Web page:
Potential benefits for the farmer

Shade - planting trees will create shade. This will mostly be a positive for livestock on farms who will benefit from reduced stress from the hot sun. The majority of forage species also perform better with some shade so grass / legume productivity could also increase.

With silvoarable systems the relationship is potentially more complex. Where the crop meets the tree there is likely to be some competition and possible lost yield. The expectation would be that the other benefits of a diverse system will compensate for those losses. Some horticultural crops may benefit from some shade (for instance salad crops) so in horticultural systems, particularly with coppiced tree layer, a planned rotation can take advantage of that shade.

Shelter - trees provide protection from wind. This helps to create warmer microclimates (typically 4+ degrees C)  that can help both livestock and crops. Animals that don’t have to spend so much energy keeping warm can put that energy into producing milk or meat. The increased temperature can lengthen the growing season, perhaps allowing earlier crops, increased grazing days, or even some crops that might struggle in cooler conditions.

Diverse diet -Trees typically have higher levels of micronutrients than forage and higher tannins. Including tree browse in livestock improves health and potentially reduces internal parasites. The increase in soil biodiversity under trees can also benefit poultry who will supplement their diet by eating insects and other soil creatures.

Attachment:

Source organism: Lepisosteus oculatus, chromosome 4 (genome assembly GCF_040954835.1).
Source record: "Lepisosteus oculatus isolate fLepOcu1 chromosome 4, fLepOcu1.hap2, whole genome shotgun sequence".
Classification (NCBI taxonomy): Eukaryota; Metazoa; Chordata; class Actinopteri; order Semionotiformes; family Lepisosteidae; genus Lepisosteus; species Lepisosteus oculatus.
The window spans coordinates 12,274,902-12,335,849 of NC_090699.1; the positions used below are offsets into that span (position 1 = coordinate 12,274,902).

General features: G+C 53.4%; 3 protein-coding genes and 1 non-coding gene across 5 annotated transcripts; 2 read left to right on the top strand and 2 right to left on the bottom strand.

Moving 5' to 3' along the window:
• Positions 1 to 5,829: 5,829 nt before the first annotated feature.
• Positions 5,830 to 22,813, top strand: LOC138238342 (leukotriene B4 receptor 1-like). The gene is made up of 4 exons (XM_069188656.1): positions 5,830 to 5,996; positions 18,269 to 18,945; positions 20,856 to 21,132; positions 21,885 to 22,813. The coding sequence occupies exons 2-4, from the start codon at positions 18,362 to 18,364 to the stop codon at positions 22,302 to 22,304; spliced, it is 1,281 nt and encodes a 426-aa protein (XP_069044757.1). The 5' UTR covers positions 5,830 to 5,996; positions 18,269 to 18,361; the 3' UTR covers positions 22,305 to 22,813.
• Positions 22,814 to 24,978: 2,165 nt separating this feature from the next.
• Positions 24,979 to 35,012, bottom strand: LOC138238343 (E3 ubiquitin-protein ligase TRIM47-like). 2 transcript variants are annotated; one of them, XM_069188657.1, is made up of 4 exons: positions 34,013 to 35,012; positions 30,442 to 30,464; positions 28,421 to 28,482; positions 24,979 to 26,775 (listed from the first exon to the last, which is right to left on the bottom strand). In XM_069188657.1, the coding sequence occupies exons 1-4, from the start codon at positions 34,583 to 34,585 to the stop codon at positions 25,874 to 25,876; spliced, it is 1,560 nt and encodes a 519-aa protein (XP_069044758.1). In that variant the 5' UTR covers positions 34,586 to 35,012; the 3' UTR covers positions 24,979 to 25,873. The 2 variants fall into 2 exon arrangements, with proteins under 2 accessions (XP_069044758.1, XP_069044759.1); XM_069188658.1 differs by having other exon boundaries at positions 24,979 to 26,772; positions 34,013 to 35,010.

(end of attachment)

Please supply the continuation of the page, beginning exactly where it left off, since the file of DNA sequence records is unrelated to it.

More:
Soil improvement - agroforestry systems have the potential to build soil health through a range of impacts like increased soil organic matter, improved drainage, and protection from wind and rain erosion. This will improve the resilience and productivity of farms, particularly against extreme weather events

Biodiversity - increases in biodiversity can help the farmer. Increased numbers of predators and pollinators can help with crop health and reduced requirements for inputs of plant protection products.

Potential benefits for the landscape

Many of the benefits for farmers will also have a wider positive impact to help combat our climate and biodiversity crises. Planting trees has an almost immediate benefit for wildlife. The trees themselves and the undisturbed soil beneath them provide habitats for  insects, birds and mammals and more. Some species such as Lichen and certain birds and moths, thrive in sparsely planted systems, since they need both trees and light. Woodlands and forests are too dark for them.

The trees will have an impact on the movement of water within a landscape. This is most likely to be a positive impact, with increased infiltration and reduced risk of flooding, though in some circumstance it can negatively impact drier soils. 

Trees sequester carbon in a number of ways; in their own roots and branches, by encouraging fungal populations which also build carbon, and by improving soil health enabling higher levels of soil organic matter. The change in management brought about by a move towards agroforestry can also help to increase carbon in the non tree parts of the farm, for instance by a shift towards rotational grazing in the alleys between tree rows

Trees have been proven not only to improve the flow of water in soils, but also to improve the quality of water exiting the farm. Agroforestry systems can have lower particulate, phosphorus and nitrogen levels than those without trees.


More about the potential benefits of agroforestry for the farmer and the landscape can be found here. More examples about the (financial) benefits can be found here. (English)